Microbiological research is increasingly troubled by ethical questions regarding its potential misuse. In the near future, a criminal, terrorist, or state seeking to build a bioweapon might choose to obtain a pathogen by synthesizing it in vitro and changing its properties, instead of isolating it from nature or stealing it from maximum-containment facilities. Numerous logistical and technological obstacles complicate the construction and release of a bioweapon, but the first step–obtaining a suitable agent through clandestine synthesis–is becoming a realistic scenario that needs to be addressed by scientists and the arms control community.
In the past, in-vitro synthesis of biological agents was restricted to viruses with small infectious genomes that not only had to be sequenced fully but also had to be physically available as templates. In 2002, researchers at SUNY Stony Brook first demonstrated that a template genome was not necessary to create a poliovirus from scratch. Over a two-year time period, this group assembled the genome using short overlapping oligonucleotides designed according to the published poliovirus genome sequence and ordered through a commercial supplier. Similar experiments in 2003 yielded an encephalomyocarditis virus.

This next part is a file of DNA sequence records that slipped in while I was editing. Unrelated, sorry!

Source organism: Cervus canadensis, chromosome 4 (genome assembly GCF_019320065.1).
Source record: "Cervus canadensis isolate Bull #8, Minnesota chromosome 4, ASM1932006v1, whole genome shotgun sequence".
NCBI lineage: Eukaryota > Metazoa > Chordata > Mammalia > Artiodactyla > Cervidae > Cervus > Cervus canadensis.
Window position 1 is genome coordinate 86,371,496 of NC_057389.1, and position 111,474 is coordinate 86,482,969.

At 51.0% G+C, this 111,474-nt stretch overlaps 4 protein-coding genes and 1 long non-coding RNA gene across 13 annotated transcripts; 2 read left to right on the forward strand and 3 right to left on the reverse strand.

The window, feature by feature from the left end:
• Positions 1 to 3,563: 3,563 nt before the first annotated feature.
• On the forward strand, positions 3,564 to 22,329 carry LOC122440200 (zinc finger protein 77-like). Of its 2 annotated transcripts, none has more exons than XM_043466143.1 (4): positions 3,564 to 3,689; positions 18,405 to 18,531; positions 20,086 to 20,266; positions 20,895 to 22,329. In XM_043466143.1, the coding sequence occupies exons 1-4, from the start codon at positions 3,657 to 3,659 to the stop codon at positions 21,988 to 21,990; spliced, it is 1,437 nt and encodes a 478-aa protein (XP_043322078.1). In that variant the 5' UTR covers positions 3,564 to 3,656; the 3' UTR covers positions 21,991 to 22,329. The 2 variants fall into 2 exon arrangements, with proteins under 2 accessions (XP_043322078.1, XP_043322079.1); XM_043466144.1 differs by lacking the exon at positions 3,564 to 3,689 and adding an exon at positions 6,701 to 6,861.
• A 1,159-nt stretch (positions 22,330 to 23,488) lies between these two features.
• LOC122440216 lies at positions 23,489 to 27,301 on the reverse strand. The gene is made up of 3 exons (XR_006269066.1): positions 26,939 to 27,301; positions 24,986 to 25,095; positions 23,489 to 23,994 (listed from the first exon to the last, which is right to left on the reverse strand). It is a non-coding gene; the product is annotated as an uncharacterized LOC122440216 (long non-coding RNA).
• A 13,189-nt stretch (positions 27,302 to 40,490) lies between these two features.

The newest technology on the market, fittingly named gene synthesis, combines microfluidic chip technology, one-step polymerase chain reaction assembly, and a novel assembly technique to accurately create large nucleotide building blocks that can later be joined. By using these new techniques in combination with standard molecular biology, it will be feasible to synthesize genomes the size of all known viruses and bacteria in vitro.
Limiting access to the sequence information on which the design of genomes is based could control what is synthesized, but would the costs be worth the benefits? Addressing the following questions would help to understand this larger issue:
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